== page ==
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Abstract This paper analyzes to what extent it is possible to efficiently reduce the number of clauses in NPhard satisfiability problems, without changing the answer. Upper and lower bounds are established using the concept of kernelization. Existing results show that if NP ⊆ coNP/poly, no efficient preprocessing algorithm can reduce nvariable instances of cnfsat with d literals per clause, to equivalent instances with O(n d−ε ) bits for any ε > 0. For the NotAllEqual sat problem, a compression to size O(n d−1 ) exists. We put these results in a common framework by analyzing the compressibility of binary CSPs. We characterize constraint types based on the minimum degree of multivariate polynomials whose roots correspond to the satisfying assignments, obtaining (nearly) matching upper and lower bounds in several settings. Our lower bounds show that not just the number of constraints, but also the encoding size of individual constraints plays an important role. For example, for Exact Satisfiability with unbounded clause length it is possible to efficiently reduce the number of constraints to n+1, yet no polynomialtime algorithm can reduce to an equivalent instance with O(n 2−ε ) bits for any ε > 0, unless NP ⊆ coNP/poly. ACM Subject Classification Introduction The goal of sparsification is to make an object such as a graph or logical structure less dense, without changing the outcome of a computational task of interest. Sparsification can be used to speed up the solution of NPhard problems, by sparsifying a problem instance before solving it. The notion of kernelization, originating in the field of parameterized complexity Optimal Sparsification for Some Binary CSPs Using Lowdegree Polynomials The vast majority of the currently known results in this direction are negative Before presenting our results, we give an example to illustrate our methods. Consider the NPcomplete Exact dCNFSatisfiability (Exact dsat) problem, which asks whether there is a truth assignment that satisfies exactly one literal in each clause; the clauses have size at most d. While there are Θ(n d ) different clauses that can occur in an instance with n variables, the exact nature of the problem makes it possible to reduce any instance to an equivalent one with n + 1 clauses. A clause such as x 1 ∨ x 3 ∨ ¬x 5 naturally corresponds to an equality constraint of the form x 1 + x 3 + (1 − x 5 ) = 1, since a 0/1assignment to the variables satisfies exactly one literal of the clause if and only if it satisfies the equality. To find redundant clauses, transform each of the m clauses into an equality to obtain a system of equalities Ax = b where A is an m × n matrix, x is the column vector (x 1 , . . . , x n ), and b is an integer column vector. Using Gaussian elimination, one can efficiently compute a basis B for the row space of the extended matrix (Ab): a set of equalities such that every equality can be written as a linear combination of equalities in B. Since (Ab) has n + 1 columns, its rank is at most n + 1 and the basis B contains at most n + 1 equalities. To perform data reduction, remove all clauses from the Exact dsat instance whose corresponding equalities do not occur in B. If an assignment satisfies f 1 (x) = b 1 and f 2 (x) = b 2 , then it also satisfies their sum f 1 (x) + f 2 (x) = b 1 + b 2 , and any linear combination of the satisfied equalities. Since any equality not in B can be written as a linear combination of equalities in B, a truth assignment satisfying all clauses from B must necessarily also satisfy the remaining clauses, which shows the correctness of the data reduction procedure. The resulting instance can be encoded in O(n log n) bits, as each of the remaining n + 1 clauses has d ∈ O(1) literals. Our results Our positive results are generalizations of the linearalgebraic data reduction tool for binary CSPs presented above. They reveal that the O(n)bit compression for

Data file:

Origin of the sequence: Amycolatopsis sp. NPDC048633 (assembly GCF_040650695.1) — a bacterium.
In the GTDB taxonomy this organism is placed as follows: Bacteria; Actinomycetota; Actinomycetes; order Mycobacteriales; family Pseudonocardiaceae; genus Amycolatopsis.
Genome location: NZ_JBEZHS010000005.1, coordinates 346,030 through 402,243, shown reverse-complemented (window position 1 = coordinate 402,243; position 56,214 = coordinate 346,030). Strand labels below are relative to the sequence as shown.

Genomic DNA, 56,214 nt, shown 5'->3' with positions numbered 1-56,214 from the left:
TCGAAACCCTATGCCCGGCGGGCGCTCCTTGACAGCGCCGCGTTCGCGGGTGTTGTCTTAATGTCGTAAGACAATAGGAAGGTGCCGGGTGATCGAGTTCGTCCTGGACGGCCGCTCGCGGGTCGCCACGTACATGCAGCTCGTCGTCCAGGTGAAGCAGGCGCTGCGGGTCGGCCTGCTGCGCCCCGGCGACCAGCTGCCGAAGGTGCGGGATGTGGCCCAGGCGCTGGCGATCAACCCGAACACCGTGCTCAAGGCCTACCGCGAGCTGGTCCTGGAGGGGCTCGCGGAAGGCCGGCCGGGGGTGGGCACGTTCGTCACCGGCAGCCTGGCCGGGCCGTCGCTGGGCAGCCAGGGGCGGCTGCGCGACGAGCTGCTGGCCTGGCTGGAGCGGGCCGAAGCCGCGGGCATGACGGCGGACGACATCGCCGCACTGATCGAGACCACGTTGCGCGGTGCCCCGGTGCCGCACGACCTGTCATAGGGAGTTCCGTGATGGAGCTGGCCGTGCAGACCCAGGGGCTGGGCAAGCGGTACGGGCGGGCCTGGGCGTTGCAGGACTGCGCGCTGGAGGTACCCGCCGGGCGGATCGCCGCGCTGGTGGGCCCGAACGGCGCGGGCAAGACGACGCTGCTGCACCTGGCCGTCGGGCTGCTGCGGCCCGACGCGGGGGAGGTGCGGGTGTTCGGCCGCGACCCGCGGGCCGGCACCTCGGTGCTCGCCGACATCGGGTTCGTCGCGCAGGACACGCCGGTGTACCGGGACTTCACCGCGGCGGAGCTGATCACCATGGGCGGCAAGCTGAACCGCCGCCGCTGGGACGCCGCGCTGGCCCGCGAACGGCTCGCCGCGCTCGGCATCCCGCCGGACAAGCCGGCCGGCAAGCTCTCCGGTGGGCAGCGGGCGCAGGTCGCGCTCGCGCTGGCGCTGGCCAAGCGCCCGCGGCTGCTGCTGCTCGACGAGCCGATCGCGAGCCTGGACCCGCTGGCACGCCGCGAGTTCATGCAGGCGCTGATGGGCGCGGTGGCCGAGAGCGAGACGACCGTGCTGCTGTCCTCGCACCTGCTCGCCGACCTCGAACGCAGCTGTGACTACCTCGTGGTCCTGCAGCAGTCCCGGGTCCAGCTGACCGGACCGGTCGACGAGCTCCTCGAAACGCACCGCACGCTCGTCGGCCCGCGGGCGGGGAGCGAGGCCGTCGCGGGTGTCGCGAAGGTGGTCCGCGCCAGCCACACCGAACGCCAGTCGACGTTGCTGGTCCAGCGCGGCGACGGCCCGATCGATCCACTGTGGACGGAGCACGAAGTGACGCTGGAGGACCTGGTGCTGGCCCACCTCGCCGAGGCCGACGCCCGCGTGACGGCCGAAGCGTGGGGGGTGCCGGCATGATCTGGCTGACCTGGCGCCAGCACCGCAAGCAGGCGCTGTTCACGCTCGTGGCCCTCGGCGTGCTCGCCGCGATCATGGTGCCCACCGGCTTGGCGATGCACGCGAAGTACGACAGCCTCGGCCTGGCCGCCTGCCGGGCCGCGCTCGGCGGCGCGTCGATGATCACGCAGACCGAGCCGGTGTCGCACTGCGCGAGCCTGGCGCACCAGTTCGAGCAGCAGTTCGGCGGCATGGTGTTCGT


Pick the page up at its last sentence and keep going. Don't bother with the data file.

Using Patterns to Form Homogeneous Teams
 ALGORITHMICA
"... Homogeneous team formation is the task of grouping individuals into teams, each of which consists of members who fulfill the same set of prespecified properties. In this theoretical work, we propose, motivate, and analyze a combinatorial model where, given a matrix over a finite alphabet whose rows ..."
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Homogeneous team formation is the task of grouping individuals into teams, each of which consists of members who fulfill the same set of prespecified properties. In this theoretical work, we propose, motivate, and analyze a combinatorial model where, given a matrix over a finite alphabet whose rows correspond to individuals and columns correspond to attributes of individuals, the user specifies lower and upper bounds on team sizes as well as combinations of attributes that have to be homogeneous (that is, identical) for all members of the corresponding teams. Furthermore, the user can define a cost for assigning any individual to a certain team. We show that some special cases of our new model lead to NPhard problems while others allow for (fixedparameter) tractability results. For example, the problem is already NPhard even